Japan's consumer inflation in April accelerated 2.1 percent from a year earlier, as higher commodity prices and a weak yen helped lift the key figure to a seven-year high and above the Bank of Japan's 2 percent target for the first time since 2015, government data showed Friday.
The steep rise in the core consumer price index came as the effect of sharply lower mobile communication fees -- a big drag for months -- began to fall out of the inflation data. The figure compared with a 0.8 percent increase in March and marked eight straight months of gain.
The war in Ukraine has sent prices of energy, including crude oil, as well as raw materials higher, adding inflationary pressures to resource-poor Japan. While economists say the commodity-led inflation is likely to continue for months, the BOJ is expected to see the rise as temporary and persist with monetary easing.
The core CPI, excluding volatile fresh food items, was last above 2 percent in March 2015, in the aftermath of a consumption tax hike to 8 percent from 5 percent, according to the Ministry of Internal Affairs and Communications.
Apart from the tax hike impact, September 2008 was the last time the closely watched gauge of inflation was above 2 percent, meaning that it is the first time that the threshold has been crossed without a tax effect since the BOJ launched powerful monetary easing under its current governor, who took the post in 2013.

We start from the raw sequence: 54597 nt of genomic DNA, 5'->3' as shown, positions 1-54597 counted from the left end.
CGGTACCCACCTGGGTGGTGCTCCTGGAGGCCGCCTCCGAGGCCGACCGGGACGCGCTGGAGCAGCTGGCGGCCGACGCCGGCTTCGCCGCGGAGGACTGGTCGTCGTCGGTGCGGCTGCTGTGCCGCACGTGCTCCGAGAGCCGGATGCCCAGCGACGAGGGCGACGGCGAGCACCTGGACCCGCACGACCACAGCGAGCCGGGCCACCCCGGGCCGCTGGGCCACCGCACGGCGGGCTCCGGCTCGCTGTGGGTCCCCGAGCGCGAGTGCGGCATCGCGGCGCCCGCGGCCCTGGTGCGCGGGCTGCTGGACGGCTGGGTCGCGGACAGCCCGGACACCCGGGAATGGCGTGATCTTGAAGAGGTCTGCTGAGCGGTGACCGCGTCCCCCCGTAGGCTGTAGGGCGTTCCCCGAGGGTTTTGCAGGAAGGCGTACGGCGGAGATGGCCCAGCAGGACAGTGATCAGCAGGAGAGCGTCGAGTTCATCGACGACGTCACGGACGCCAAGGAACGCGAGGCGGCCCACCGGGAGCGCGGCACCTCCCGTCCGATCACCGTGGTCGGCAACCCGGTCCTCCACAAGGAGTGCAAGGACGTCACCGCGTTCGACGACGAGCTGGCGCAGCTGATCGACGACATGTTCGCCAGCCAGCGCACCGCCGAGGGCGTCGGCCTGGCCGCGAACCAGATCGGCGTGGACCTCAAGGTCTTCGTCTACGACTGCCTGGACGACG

"The headline figure is above the BOJ's 2 percent target but it doesn't mean that its goal has been achieved in a real sense. The economy is facing downside risks, with higher commodity prices hurting consumer spending," said Yuichi Kodama, chief economist at the Meiji Yasuda Research Institute.
Energy prices surged 19.1 percent, with gasoline, kerosene, city gas and electricity bills all marking double-digit jumps. Gasoline was up 15.7 percent and kerosene 26.1 percent, though government subsidies to wholesalers to bring down retail prices helped ease the upward pressure.
Mobile communication fees were down 22.5 percent in April but the pace of decline slowed from 52.7 percent a month earlier.
"The basic price trend is the same as before. But what is striking this time is that food prices are trending higher amid supply concerns related to the situation in Ukraine," Kodama said, comparing the current situation to the last time the core CPI was above 2 percent in 2008.
Even without perishables, food prices gained 2.6 percent in April, the fastest pace since 2015, with wheat, meat, coffee beans and cooking oil among those affected. Of the 176 items surveyed, 127 saw higher prices, the ministry said.
With a core CPI reading above 2 percent widely expected, the BOJ shot down speculation it would tweak its monetary policy. Governor Haruhiko Kuroda has said the central bank is aiming for sustainable inflation that is accompanied by strong wage growth, not inflation led by temporary increases in commodity prices.
The price gains come at a delicate time for Japan where consumers are not fully confident of an economic recovery from COVID-19, and politicians are wary of price-sensitive voters ahead of the House of Councillors election in July.
The rapid depreciation of the yen, which has fallen to 20-year lows against the U.S. dollar, has proven a headache for Japan as it has boosted import costs.
"Raw material prices had already been rising (helped by a global economic recovery and supply shortages) and the weaker yen magnified the impact," a ministry official said.
The BOJ's strong commitment to ultraeasy monetary policy contrasts with its U.S. and European counterparts that are dialing back stimulus to rein in sharp gains in prices.
The so-called core-core CPI, excluding both energy and fresh food prices, gained 0.8 percent, marking the first rise since July 2020.